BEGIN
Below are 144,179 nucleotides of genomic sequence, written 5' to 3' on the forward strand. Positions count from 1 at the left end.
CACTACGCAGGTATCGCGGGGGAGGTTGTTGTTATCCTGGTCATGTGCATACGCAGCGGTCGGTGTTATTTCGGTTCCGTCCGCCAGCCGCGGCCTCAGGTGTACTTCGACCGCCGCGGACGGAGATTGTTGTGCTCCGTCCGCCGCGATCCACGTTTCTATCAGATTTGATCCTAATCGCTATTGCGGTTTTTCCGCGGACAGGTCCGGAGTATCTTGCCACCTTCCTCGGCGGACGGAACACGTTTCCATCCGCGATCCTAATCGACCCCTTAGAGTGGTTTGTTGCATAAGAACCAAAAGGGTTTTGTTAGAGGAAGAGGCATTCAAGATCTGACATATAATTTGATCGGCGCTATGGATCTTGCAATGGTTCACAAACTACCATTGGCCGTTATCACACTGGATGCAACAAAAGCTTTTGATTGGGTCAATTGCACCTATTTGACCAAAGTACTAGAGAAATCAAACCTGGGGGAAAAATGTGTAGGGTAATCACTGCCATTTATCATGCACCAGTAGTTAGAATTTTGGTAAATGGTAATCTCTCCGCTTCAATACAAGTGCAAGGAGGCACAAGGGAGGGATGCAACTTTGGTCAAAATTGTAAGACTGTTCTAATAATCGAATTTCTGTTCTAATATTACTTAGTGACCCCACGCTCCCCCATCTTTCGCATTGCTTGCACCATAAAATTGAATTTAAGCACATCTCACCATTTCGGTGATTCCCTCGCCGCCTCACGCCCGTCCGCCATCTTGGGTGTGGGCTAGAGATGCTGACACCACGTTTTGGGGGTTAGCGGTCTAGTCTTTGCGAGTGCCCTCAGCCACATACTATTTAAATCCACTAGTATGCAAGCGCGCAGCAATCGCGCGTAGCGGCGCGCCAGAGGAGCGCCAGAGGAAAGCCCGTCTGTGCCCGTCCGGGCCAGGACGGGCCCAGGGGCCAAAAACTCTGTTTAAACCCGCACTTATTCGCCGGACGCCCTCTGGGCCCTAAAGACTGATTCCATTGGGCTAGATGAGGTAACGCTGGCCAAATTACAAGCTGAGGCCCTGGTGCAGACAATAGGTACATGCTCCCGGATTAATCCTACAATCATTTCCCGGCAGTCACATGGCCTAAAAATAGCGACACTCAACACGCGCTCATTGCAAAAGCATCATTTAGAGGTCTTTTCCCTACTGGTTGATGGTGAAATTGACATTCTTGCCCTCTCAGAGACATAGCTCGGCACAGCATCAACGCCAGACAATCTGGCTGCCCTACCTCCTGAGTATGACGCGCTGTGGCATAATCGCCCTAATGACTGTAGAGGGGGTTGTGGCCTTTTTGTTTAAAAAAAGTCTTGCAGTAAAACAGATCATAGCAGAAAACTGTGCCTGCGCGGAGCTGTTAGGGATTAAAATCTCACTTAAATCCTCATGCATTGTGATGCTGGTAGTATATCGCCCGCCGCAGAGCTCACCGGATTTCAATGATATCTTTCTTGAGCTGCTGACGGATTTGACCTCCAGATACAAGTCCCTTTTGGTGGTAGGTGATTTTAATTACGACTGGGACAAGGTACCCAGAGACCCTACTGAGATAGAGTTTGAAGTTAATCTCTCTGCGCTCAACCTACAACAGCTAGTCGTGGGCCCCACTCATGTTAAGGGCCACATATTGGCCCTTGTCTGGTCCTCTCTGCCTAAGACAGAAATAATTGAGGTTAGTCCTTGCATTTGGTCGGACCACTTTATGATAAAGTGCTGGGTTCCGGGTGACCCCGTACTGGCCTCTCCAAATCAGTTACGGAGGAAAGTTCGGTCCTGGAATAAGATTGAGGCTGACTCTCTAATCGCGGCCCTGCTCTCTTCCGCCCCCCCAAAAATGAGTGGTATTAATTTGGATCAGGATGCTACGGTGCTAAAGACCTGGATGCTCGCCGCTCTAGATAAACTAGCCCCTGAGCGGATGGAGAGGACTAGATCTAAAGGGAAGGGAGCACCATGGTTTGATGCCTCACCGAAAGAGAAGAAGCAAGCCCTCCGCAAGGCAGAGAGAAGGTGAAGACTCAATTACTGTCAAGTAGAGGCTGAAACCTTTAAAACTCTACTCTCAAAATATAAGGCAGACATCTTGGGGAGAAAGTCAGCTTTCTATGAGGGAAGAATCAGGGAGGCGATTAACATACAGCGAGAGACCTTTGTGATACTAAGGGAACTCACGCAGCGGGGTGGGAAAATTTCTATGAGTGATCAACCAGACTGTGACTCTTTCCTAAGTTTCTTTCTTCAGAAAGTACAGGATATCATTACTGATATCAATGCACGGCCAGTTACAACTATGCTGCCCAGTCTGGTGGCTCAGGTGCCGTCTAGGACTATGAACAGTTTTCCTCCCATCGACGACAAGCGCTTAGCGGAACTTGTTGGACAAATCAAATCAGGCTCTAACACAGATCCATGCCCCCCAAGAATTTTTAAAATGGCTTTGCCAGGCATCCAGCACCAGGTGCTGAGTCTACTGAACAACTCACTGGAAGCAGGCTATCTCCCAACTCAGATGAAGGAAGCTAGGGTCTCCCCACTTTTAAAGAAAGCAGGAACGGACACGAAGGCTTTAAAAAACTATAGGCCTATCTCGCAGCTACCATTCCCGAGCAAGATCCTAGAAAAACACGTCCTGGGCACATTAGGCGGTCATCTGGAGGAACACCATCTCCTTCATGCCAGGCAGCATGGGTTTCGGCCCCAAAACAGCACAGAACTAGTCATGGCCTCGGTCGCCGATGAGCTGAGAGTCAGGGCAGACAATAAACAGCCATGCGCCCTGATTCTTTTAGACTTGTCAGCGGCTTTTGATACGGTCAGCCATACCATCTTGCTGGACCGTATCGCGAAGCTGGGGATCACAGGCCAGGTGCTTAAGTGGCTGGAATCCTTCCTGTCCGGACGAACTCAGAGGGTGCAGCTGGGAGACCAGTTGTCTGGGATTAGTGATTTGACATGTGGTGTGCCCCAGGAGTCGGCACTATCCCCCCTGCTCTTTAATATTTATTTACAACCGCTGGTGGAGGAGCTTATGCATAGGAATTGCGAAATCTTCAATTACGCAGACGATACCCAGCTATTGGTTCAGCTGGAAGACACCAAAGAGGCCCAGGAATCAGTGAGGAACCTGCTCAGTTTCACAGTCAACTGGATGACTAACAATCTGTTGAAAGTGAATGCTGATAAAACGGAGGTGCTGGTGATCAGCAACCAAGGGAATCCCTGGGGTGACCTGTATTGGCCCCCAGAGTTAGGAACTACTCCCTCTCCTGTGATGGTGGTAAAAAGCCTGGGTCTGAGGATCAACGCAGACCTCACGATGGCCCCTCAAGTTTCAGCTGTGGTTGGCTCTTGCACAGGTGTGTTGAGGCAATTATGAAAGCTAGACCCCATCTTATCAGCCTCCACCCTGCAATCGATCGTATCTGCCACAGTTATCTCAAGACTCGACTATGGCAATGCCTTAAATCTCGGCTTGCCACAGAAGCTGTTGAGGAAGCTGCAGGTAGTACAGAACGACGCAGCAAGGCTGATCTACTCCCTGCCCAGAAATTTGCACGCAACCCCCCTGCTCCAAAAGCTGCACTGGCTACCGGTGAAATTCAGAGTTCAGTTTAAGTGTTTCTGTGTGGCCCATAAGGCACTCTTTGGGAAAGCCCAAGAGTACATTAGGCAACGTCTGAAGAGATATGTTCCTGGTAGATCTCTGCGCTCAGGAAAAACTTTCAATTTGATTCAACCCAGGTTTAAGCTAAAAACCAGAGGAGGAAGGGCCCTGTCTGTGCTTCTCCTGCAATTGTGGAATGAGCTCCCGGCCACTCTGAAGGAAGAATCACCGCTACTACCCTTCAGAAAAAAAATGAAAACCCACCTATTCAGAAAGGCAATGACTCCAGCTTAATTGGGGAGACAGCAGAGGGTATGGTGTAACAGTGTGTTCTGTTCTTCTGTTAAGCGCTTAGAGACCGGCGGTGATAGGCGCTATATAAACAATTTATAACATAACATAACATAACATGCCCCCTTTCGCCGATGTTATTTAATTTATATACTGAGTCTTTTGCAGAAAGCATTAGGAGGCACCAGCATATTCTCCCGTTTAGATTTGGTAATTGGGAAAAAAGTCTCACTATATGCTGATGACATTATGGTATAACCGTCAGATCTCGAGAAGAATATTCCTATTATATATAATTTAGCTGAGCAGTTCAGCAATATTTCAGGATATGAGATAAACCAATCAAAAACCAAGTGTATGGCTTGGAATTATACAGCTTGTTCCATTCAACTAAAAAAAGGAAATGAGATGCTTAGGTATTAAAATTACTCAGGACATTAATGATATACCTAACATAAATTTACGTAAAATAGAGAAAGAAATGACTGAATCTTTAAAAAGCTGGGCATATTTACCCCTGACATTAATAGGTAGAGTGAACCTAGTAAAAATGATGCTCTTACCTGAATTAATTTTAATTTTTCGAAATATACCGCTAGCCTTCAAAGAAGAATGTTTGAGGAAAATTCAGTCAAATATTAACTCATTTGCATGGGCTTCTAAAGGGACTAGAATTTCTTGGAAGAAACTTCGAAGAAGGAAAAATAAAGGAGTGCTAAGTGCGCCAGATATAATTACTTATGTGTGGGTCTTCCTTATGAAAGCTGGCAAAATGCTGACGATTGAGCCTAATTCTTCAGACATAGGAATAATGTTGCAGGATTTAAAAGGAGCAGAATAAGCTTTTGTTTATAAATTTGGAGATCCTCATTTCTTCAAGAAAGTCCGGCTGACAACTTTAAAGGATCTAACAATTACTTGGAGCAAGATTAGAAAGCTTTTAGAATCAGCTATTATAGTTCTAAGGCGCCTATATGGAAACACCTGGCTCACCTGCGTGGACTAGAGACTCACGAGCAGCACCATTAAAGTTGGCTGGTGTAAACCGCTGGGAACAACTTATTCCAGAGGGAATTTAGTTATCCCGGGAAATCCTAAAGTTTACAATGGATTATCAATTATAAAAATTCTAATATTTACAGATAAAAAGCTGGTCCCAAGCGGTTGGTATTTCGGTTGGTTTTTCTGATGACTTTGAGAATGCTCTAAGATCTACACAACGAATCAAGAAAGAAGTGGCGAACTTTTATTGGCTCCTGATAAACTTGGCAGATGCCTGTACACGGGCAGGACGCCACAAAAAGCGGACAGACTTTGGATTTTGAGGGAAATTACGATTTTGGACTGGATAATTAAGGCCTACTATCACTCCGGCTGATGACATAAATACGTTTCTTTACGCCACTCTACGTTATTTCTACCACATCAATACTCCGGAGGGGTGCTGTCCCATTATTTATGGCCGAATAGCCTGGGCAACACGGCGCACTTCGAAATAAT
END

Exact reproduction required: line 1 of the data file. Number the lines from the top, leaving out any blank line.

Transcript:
Below are 144,179 nucleotides of genomic sequence, written 5' to 3' on the forward strand. Positions count from 1 at the left end.